Please Note: This Article is 9 years old. This increases the likelihood that some or all of it's content is now outdated.

I am about to let my house for £30,000 pa, I understand that this has to be a bare contractual tenancy. Could someone tell me in what respects this differs from a standard AST. Would it give the tenant any extra rights?

This was the case until 1 October 2010, but since that date all residential tenancies, where the rent is below £100,000, on the day the changes came into force and subsequently, changed automatically into Assured Shorthold Tenancies.

There are two main consequences following on from this:

  • All landlords of existing tenancies who took a deposit prior to that date must protect it as per the Housing Act 2004 legislation. and
  • The procedure for evicting tenants will then become the procedure laid down in the Housing Act 1988, so landlords will need to serve a section 21 or section 8 notice first (not a Common Law Tenancy Notice to Quit as previously).
  • The forfeiture procedure, previously available to ‘common law’ landlords, as is still the case with commercial tenants, will no longer apply.

Common-Law Tenancies:

A residential letting at a rent amount greater than £100, 000 per year cannot be an Assured Shorthold Tenancy (AST) nor even an Standard Assured Tenancy (SAT).

The Common-Law contractual tenancy is therefore implemented literally, with virtually no statutory overlay.

The only Acts that apply nevertheless are ones like:

a. the Protection from Eviction Act 1977;
b. s.11 of Landlord and Tenant Act 1985; and
c. the Notice provisions (Landlord’s name, address, etc.) of s.1/2/3 of LTA 1985 and s.47/48 of LTA 1987.

Other tenancies which come under the scope of Common Law (contractual tenancies) and are therefore excluded from statutory protection afforded by AST or SAT include:

Holiday Lettings – a holiday letting tenant has limited rights and is restricted to the duration of any stay.

Resident Landlords – where the tenant shares facilities (lodger) or where the tenant simply lives in the same building as the landlord (with separate facilities) he is a tenant with limited rights – sometimes known as “occupiers with basic protection.” If, however, the property is a purpose-built block of flats, where the landlord simply occupies one of the flats, then this would not be classed as a resident landlord situation – any tenancy would be an AST or SAT.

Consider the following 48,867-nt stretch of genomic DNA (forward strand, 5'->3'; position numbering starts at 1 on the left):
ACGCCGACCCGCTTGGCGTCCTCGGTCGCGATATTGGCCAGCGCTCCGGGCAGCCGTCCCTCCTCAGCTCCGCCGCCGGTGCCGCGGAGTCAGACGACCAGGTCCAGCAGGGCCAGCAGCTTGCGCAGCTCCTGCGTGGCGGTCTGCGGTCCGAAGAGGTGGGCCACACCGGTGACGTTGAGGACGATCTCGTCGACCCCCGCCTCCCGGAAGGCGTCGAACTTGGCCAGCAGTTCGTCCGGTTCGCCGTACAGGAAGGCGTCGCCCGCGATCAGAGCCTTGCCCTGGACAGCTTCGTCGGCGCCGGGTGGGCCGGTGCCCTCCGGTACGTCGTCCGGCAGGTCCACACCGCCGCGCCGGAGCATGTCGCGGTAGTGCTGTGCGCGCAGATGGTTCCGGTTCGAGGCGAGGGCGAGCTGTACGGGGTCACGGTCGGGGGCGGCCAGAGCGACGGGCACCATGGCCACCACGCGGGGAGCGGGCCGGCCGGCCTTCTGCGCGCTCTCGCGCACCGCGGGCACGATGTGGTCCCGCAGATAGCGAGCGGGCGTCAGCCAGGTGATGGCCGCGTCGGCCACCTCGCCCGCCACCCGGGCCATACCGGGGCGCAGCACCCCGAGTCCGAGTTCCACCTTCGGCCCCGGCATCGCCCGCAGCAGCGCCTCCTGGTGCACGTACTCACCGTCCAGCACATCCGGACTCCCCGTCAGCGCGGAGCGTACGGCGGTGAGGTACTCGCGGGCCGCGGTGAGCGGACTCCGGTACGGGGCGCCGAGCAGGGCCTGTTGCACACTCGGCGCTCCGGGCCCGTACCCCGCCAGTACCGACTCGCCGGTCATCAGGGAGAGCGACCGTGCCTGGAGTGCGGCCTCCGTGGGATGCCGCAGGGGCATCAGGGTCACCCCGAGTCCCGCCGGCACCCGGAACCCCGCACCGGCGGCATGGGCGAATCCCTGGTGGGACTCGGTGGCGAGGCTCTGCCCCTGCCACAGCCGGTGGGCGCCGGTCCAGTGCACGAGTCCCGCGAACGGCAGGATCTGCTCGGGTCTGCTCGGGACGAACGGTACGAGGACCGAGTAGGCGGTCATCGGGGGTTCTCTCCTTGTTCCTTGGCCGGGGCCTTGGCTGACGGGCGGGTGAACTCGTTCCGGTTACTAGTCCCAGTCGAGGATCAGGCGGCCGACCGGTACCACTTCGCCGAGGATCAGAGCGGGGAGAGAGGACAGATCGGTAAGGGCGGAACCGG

Tenancies at low or high rent – tenancies at no rent or very low rent – less than £250pa (£1000 London) or greater than £25 000.

Agricultural Tenancies – for land or buildings with more than 2 acres of land.

Crown Tenancies – generally tenancies created by government or government departments exclude AST or SAT statutory protection.

Educational Institution Tenancies – granted to students on specific courses of study.

Local Authority Tenancies – public sector tenants and those of housing associations (registered social landlords) have a greater degree of protection through what are known as “secure tenancies”. These were introduced by the Housing Act 1980 and 1985.

Business Tenancies – residential tenancies let by a company (i.e. a company is the landlord to an individual private tenant) are outside the protection of the Housing Acts – AST or SAT. Business Tenancies however – a tenancy let for business use such as a shop, offices or factory – have a degree of statutory protection under the Landlord & Tenant Act 1954 part 2, unless the landlord and tenant agree at the outset to exclude these provisions, in which case the tenancy is a purely contractual common law tenancy.

Licensed Premises Tenancies – resident landlords of licensed premises are excluded from the statutory protection of the Housing Acts.

Please Note: This Article is 9 years old. This increases the likelihood that some or all of it's content is now outdated.


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